So far – so good

sofarsogoodSubmitted by Francis V.

Blogger publicly apologizes for being himself


by Doug Lawrence

Read the story here

This reminds me of the time I had to send a serial-misbehaving, disruptive sixth-grade boy to the principal’s office.

After a heart-to-heart talk, the principal walked him back and asked me – in front of all the students – if I would let him rejoin the class.

Truth be told, I liked the young man – but for a number of very practical reasons – I just couldn’t tolerate his disruptive classroom behavior – so I was more than happy to exclaim, “We’re all Catholics here – and Catholics firmly believe in repentance and forgiveness – so sure – he can come back to class – but only if we all resolve to work together – so as to make sure this type of thing doesn’t happen again.”

As I remember, the entire class seemed to appreciate the lesson – and some of the children were actually a bit surprised.

From that day forward, “John” became my official class gofer, reader, filer, messenger, and all around utility man. I realized that he just couldn’t tolerate sitting still, so I gave him things to do and permission to stand up and even walk around the back of the classroom – so long as he remained reasonably quiet and considerate. That would not be easy!

Of course,  I reserved the right to let him know when things might be getting a bit out of control.  His parents approved of our arrangement, and we had no more unfortunate class incidents.

Many years have gone by and I occasionally run into John, at Sunday Mass. He still can’t sit still, but he has become a bright, energetic, cheerful and polite young adult. He manages to hold down a regular job and keep the faith – and in my book, all of that counts for at least ninety percent.

I always enjoy seeing him. 

May God continue to bless him – along with all those who struggle to overcome their various personal shortcomings – whatever they might be – by the power of God’s grace – and with a little help from their friends.

Father Michael J. McGivney Center of Hope and Healing Opens Its Doors

On August 14th, The Well of Mercy, a Father Michael J. McGivney Center of Hope and Healing, opened its’ doors to single pregnant women who choose life. Five mothers, three of which will give birth in the next 3 weeks, now have a home. We are a much needed extension of the Pregnancy Assistance Centers by providing transitional housing.

The Chicago center is the first of six Fr. Michael J. McGivney Centers of Hope and Healing to be established. Our goal is to open a center in each of the six dioceses in the State of Illinois. The Center is named after the founder of the Knights of Columbus, the Venerable Father Michael J. McGivney.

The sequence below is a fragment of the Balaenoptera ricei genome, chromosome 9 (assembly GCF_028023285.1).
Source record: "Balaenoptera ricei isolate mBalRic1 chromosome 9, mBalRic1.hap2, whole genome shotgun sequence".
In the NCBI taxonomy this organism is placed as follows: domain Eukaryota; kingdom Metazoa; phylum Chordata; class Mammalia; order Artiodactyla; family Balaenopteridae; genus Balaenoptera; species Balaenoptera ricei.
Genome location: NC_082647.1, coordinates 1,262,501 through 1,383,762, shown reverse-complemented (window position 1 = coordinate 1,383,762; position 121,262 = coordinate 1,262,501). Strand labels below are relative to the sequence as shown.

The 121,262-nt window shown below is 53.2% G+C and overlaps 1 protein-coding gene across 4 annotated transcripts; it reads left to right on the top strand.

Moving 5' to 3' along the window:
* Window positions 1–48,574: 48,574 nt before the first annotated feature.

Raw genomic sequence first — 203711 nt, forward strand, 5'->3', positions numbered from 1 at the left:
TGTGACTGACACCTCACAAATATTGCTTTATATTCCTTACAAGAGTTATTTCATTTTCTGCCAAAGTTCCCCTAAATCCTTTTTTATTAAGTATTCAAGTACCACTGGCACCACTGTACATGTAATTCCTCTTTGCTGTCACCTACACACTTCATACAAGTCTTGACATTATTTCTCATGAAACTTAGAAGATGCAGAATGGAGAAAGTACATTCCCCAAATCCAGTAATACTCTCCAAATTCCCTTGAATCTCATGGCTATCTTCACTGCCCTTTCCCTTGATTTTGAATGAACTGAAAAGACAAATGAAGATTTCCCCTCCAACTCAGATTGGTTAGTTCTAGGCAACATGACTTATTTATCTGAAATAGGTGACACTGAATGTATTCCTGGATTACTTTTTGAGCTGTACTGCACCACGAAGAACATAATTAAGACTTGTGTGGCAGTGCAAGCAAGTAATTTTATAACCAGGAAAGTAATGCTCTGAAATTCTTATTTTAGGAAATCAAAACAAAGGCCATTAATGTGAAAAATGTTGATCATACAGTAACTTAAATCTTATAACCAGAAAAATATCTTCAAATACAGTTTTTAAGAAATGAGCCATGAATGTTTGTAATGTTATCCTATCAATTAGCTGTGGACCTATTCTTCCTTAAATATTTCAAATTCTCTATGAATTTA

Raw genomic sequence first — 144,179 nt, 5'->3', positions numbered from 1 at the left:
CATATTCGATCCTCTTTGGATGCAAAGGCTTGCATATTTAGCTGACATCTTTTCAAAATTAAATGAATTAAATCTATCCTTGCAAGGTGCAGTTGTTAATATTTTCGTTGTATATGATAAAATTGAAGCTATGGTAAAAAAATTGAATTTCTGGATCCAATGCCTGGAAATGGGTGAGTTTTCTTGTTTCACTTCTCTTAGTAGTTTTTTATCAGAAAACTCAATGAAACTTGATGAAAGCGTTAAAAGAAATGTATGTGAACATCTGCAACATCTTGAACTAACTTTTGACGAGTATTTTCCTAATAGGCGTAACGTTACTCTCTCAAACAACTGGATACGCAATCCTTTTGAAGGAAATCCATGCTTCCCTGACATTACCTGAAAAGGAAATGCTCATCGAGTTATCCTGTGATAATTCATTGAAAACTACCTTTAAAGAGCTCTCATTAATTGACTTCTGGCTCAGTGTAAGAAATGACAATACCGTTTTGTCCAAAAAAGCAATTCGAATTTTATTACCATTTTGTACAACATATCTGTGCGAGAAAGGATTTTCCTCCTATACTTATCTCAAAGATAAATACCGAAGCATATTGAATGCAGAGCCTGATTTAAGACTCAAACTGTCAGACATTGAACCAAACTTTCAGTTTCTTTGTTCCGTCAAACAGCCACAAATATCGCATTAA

On Sunday, September 23, we will have an open house and you are invited to visit our new home between the hours of noon and 4:00 PM. We are located at 6339 N. Fairfield Ave, Chicago. We have much to do to clean and renovate the facility and you may decide, after visiting, that you want to help us. Your time and talents are essential in the support of this mission. Visit us on September 23rd, see for yourself, The Holy Spirit may tap you on the shoulder and you may decide you want to help get involved and share in the joy of this new Catholic initiative. For more information visit us at or call us at (773) 889‐6470.

Read more

Confused about your faith, Bunky? This may help!

The Great Heresies By Hilaire Belloc

This free e-book consists of seven chapters:

All of these chapters are provided courtesy of EWTN.

Autism and Catholic Sacraments

A reader wrote me this morning asking about how her daughter with autism could possibly make communion or be confirmed in the Catholic faith.  I’ve done quite a bit of research on this subject for a book I’m writing.

The good news is that there are quite a few resources available to you and your parish to help your child prepare for communion and confirmation.  The bad news is that those resources are not well-disseminated, so it may be up to you, the parent, to find and share them.

Read the article

My faith has grown very weak because of several personal issues, and I need help.


Q: My faith has grown very weak because of several personal issues, and I need help.

Any suggestions?

A: God loves you. God will provide. Don’t worry.

There are times in everyone’s life when selfish things seem to crowd God out of the picture, and when sin seems to easily overcome.

There’s nothing you can do that God won’t forgive, if you humbly apologize and make a good faith effort at repentance.

Catholics have a number of distinct advantages in that regard, but other Christians need to do it the best way they can.

And no matter how bad things might look, remember that anyone who stands in front of the Judgment seat of Christ with at least a modicum of charity remaining in their soul is not likely to see eternal damnation.

Finally, remain faithfully and charitably involved in all of the work, worship, sacraments, and devotions of the Church, and you’ll never be far from God.

May God bless you and keep you, and grant you grace and peace, forever.